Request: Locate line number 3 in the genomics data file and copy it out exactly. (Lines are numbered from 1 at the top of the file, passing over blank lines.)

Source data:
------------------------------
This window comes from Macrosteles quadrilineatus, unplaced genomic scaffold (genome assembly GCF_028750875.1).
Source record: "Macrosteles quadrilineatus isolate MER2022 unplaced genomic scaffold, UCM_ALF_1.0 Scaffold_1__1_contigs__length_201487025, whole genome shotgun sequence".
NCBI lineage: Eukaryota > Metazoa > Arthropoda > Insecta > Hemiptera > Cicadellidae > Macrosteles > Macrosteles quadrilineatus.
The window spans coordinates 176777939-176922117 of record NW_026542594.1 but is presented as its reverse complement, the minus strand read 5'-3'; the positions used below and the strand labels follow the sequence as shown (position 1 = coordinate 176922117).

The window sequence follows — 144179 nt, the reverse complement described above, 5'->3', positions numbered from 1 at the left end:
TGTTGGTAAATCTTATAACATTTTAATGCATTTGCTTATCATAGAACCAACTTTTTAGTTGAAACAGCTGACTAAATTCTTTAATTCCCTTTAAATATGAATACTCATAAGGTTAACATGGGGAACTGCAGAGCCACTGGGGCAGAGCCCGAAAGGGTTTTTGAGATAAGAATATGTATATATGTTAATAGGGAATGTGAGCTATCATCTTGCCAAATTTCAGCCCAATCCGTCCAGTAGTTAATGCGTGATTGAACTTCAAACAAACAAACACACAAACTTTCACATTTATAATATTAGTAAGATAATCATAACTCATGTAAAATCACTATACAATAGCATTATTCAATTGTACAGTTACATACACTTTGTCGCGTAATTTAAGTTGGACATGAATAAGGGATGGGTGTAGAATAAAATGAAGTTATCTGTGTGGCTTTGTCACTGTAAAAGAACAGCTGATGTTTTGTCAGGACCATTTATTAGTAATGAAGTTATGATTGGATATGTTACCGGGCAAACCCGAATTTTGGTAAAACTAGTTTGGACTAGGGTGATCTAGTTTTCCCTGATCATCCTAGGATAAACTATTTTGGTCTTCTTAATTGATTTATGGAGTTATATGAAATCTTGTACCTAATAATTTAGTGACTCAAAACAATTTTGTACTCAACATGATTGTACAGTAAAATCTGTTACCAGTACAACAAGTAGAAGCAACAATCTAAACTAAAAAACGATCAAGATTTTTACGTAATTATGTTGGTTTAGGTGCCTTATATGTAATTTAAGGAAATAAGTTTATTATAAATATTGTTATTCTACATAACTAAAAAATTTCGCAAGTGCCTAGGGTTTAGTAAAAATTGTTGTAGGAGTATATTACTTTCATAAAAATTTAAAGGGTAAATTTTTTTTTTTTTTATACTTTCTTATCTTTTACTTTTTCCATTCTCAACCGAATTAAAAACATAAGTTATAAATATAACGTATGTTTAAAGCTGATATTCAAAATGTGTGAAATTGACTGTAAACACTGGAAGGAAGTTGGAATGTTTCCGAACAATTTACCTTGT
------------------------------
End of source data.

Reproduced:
NCBI lineage: Eukaryota > Metazoa > Arthropoda > Insecta > Hemiptera > Cicadellidae > Macrosteles > Macrosteles quadrilineatus.